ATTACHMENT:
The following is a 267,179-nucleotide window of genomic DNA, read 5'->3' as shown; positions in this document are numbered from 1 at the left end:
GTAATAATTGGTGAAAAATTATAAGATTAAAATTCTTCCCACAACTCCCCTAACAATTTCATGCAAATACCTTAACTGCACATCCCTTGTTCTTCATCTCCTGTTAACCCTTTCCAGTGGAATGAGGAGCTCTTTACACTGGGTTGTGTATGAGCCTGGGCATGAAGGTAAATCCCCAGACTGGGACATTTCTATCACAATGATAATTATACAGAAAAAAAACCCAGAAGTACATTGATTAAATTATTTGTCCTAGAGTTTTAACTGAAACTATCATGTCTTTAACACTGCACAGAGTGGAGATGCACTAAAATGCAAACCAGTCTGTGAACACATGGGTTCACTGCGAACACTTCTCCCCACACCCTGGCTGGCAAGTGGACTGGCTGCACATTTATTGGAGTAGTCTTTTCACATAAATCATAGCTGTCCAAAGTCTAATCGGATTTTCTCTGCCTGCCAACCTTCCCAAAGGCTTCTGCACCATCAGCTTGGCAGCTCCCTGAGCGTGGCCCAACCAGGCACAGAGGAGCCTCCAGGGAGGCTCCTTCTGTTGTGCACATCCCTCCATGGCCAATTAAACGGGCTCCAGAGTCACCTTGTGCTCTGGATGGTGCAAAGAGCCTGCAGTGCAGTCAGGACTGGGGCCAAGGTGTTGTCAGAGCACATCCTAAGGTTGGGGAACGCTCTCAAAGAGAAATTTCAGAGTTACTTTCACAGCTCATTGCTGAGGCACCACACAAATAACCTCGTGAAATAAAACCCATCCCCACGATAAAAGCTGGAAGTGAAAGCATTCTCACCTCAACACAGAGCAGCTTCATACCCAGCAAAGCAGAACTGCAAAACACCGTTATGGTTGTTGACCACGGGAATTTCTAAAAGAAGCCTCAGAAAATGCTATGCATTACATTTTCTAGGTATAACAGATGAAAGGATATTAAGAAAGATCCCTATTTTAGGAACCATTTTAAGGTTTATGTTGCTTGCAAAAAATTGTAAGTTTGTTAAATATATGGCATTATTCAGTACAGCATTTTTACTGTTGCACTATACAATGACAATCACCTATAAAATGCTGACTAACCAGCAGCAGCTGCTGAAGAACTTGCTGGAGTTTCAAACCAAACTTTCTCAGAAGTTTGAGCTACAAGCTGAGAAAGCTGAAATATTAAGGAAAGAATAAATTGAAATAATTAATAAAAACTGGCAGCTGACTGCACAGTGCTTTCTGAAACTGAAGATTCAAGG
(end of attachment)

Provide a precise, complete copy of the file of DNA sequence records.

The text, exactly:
The following is a 267,179-nucleotide window of genomic DNA, read 5'->3' as shown; positions in this document are numbered from 1 at the left end:
GTAATAATTGGTGAAAAATTATAAGATTAAAATTCTTCCCACAACTCCCCTAACAATTTCATGCAAATACCTTAACTGCACATCCCTTGTTCTTCATCTCCTGTTAACCCTTTCCAGTGGAATGAGGAGCTCTTTACACTGGGTTGTGTATGAGCCTGGGCATGAAGGTAAATCCCCAGACTGGGACATTTCTATCACAATGATAATTATACAGAAAAAAAACCCAGAAGTACATTGATTAAATTATTTGTCCTAGAGTTTTAACTGAAACTATCATGTCTTTAACACTGCACAGAGTGGAGATGCACTAAAATGCAAACCAGTCTGTGAACACATGGGTTCACTGCGAACACTTCTCCCCACACCCTGGCTGGCAAGTGGACTGGCTGCACATTTATTGGAGTAGTCTTTTCACATAAATCATAGCTGTCCAAAGTCTAATCGGATTTTCTCTGCCTGCCAACCTTCCCAAAGGCTTCTGCACCATCAGCTTGGCAGCTCCCTGAGCGTGGCCCAACCAGGCACAGAGGAGCCTCCAGGGAGGCTCCTTCTGTTGTGCACATCCCTCCATGGCCAATTAAACGGGCTCCAGAGTCACCTTGTGCTCTGGATGGTGCAAAGAGCCTGCAGTGCAGTCAGGACTGGGGCCAAGGTGTTGTCAGAGCACATCCTAAGGTTGGGGAACGCTCTCAAAGAGAAATTTCAGAGTTACTTTCACAGCTCATTGCTGAGGCACCACACAAATAACCTCGTGAAATAAAACCCATCCCCACGATAAAAGCTGGAAGTGAAAGCATTCTCACCTCAACACAGAGCAGCTTCATACCCAGCAAAGCAGAACTGCAAAACACCGTTATGGTTGTTGACCACGGGAATTTCTAAAAGAAGCCTCAGAAAATGCTATGCATTACATTTTCTAGGTATAACAGATGAAAGGATATTAAGAAAGATCCCTATTTTAGGAACCATTTTAAGGTTTATGTTGCTTGCAAAAAATTGTAAGTTTGTTAAATATATGGCATTATTCAGTACAGCATTTTTACTGTTGCACTATACAATGACAATCACCTATAAAATGCTGACTAACCAGCAGCAGCTGCTGAAGAACTTGCTGGAGTTTCAAACCAAACTTTCTCAGAAGTTTGAGCTACAAGCTGAGAAAGCTGAAATATTAAGGAAAGAATAAATTGAAATAATTAATAAAAACTGGCAGCTGACTGCACAGTGCTTTCTGAAACTGAAGATTCAAGG